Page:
For my part, I think it was well worth the political price of pulling his name. If he honors his pledge, it will undercut Murray, someone who could use a good undercutting. If he violates his pledge, it may be the one thing that will rouse DPOC delegates to oppose him.  Given that Democrats believe that a council majority — Ashleigh Aitken as Mayor, Brandman in District 2, Moreno in District 3, and Henninger in District 6 — is possible this year, not endorsing against any Republican, even ones that have been allied with reformist Mayor Tom Tait, is unlikely.  (But Brandman having refused to make that pledge might have done the trick.)  At any rate, he was endorsed — without, I recall, even asking for “nay” votes.  (Fine with me, this time!)

The Irvine race was weird, due to some new procedures we’re trying out this year.  First, bear in mind that DPOC was overwhelmingly for Khan and Johnson-Norris — not due to any antipathy towards Abazajian, who seems like a nice and intelligent guy, but just out of a sense that he would not add to a ticket that needs to balance Agran-friendly and Fox-friendly candidates.  (Khan is studiously neutral between the camps, which is as close to Agran-friendly as an endorsable candidate is likely to get these days.)

So Khan and Johnson-Norris were essentially “on a ticket” — if not in their own eyes, then at least in the eyes of most delegates.  But the DPOC procedure forced people to choose between them on the first ballot, with the lowest candidate of the three dropping out of that race.  (That candidate could then come back in the separate race for the second seat.)  This made delegates very uncomfortable, as it required one of them to be at least temporarily defeated on the first ballot if Abazajian had at least one-third of the vote.  (Most people didn’t seem to get the explanation offered, either, and several people apparently tried to vote twice for both of the women, leading to adoption of a roll call vote to prevent that.)

By far most of the time, Lauren Johnson-Norris’s eyes WERE wide open during her speech to DPOC. I just got lucky enough to make her look like she was singing us a soulful song.

It turned out that Abazajian had substantially less than one-third of the vote, based on the roll call, so the outcome was clera.  DPOC decided just to endorse Khan and Johnson-Norris as a package, which passed resoundingly. There is substantial sentiment that Abazajian should withdraw from the race and look to his future career, as he’d likely be nominated in 2020 if he doesn’t split the vote and blow it this time.

My preference: he should conduct a write-in race for Irvine Mayor.  It’s not like we’ve endorsed anyone for the position, after all!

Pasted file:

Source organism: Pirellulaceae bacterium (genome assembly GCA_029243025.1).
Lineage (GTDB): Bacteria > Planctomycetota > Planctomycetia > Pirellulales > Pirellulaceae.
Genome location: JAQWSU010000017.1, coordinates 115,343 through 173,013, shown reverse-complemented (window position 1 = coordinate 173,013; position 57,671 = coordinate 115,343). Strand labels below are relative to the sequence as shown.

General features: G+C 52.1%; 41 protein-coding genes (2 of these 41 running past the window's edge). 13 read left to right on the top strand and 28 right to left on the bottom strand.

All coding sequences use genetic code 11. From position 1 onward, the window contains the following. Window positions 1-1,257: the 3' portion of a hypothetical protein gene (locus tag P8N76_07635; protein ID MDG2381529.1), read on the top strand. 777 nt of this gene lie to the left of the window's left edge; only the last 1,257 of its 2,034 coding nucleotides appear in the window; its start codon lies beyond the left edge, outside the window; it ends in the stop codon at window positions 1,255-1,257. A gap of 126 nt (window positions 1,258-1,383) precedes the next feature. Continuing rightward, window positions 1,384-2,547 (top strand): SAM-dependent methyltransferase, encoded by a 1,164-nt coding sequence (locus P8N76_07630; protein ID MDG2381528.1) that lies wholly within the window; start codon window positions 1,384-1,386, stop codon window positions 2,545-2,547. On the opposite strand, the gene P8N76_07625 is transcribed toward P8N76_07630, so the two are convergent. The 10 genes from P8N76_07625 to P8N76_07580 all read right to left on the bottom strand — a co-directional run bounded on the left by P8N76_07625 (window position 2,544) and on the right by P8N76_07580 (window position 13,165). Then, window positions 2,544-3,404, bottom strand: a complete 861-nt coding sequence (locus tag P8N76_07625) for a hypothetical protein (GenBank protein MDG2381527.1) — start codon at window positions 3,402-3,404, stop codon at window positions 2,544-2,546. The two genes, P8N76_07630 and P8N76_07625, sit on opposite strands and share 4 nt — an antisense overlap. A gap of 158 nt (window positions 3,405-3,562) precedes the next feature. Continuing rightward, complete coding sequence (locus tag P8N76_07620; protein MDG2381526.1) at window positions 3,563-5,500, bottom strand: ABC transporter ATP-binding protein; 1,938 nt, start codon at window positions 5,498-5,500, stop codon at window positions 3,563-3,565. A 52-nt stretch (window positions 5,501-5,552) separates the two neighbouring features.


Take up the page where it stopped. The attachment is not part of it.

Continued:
Delegates had an unexpected treat at the end of the day, as former-and-future State Senator Josh Newman showed up to thank his fans.  DPOC Chair Fran Sdao introduced him as “down-but-not-out”; he laughingly corrected her that he was actually “out-but-not-down.”  (If that comeback was spontaneous, it’s amazing.)  Newman is already planning his political comeback, including big ads on Scott Lay’s “Around the Capitol,” and seemed in excellent spirits.  Good to see.

I can’t decide — do you like Josh Newman better in gold … or in peach?

Next Monday’s meeting will be mostly school board races, plus a few Council stragglers and whatever other boards may be up.  Until then!

About Greg Diamond

Somewhat verbose attorney, semi-retired due to disability, residing in northwest Brea. Occasionally runs for office against bad people who would otherwise go unopposed. Got 45% of the vote against Bob Huff for State Senate in 2012; Josh Newman then won the seat in 2016. In 2014 became the first attorney to challenge OCDA Tony Rackauckas since 2002; Todd Spitzer then won that seat in 2018. Every time he's run against some rotten incumbent, the *next* person to challenge them wins! He's OK with that. Deposed as Northern Vice Chair of DPOC in April 2014 (in violation of Roberts Rules) when his anti-corruption and pro-consumer work in Anaheim infuriated the Building Trades and Teamsters in spring 2014, who then worked with the lawless and power-mad DPOC Chair to eliminate his internal oversight. Expelled from DPOC in October 2018 (in violation of Roberts Rules) for having endorsed Spitzer over Rackauckas -- which needed to be done. None of his pre-putsch writings ever spoke for the Democratic Party at the local, county, state, national, or galactic level, nor do they now. One of his daughters co-owns a business offering campaign treasurer services to Democratic candidates and the odd independent. He is very proud of her. He doesn't directly profit from her work and it doesn't affect his coverage. (He does not always favor her clients, though she might hesitate to take one that he truly hated.) He does advise some local campaigns informally and (so far) without compensation. (If that last bit changes, he will declare the interest.)